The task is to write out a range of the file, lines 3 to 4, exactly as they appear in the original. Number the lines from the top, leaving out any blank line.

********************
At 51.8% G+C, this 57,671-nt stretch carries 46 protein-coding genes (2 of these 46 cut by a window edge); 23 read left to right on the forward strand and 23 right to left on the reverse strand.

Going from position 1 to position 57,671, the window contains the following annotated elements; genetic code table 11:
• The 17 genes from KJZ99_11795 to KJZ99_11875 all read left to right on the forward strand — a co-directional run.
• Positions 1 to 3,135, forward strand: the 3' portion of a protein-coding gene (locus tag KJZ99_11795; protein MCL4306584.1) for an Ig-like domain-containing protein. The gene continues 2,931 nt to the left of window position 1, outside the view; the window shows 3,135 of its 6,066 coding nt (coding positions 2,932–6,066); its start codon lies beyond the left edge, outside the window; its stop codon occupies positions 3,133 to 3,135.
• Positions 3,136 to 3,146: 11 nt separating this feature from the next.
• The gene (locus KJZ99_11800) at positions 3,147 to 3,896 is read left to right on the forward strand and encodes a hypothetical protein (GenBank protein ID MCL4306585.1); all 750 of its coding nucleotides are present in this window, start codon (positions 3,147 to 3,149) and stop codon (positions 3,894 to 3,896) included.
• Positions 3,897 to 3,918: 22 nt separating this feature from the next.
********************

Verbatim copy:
• The 17 genes from KJZ99_11795 to KJZ99_11875 all read left to right on the forward strand — a co-directional run.
• Positions 1 to 3,135, forward strand: the 3' portion of a protein-coding gene (locus tag KJZ99_11795; protein MCL4306584.1) for an Ig-like domain-containing protein. The gene continues 2,931 nt to the left of window position 1, outside the view; the window shows 3,135 of its 6,066 coding nt (coding positions 2,932–6,066); its start codon lies beyond the left edge, outside the window; its stop codon occupies positions 3,133 to 3,135.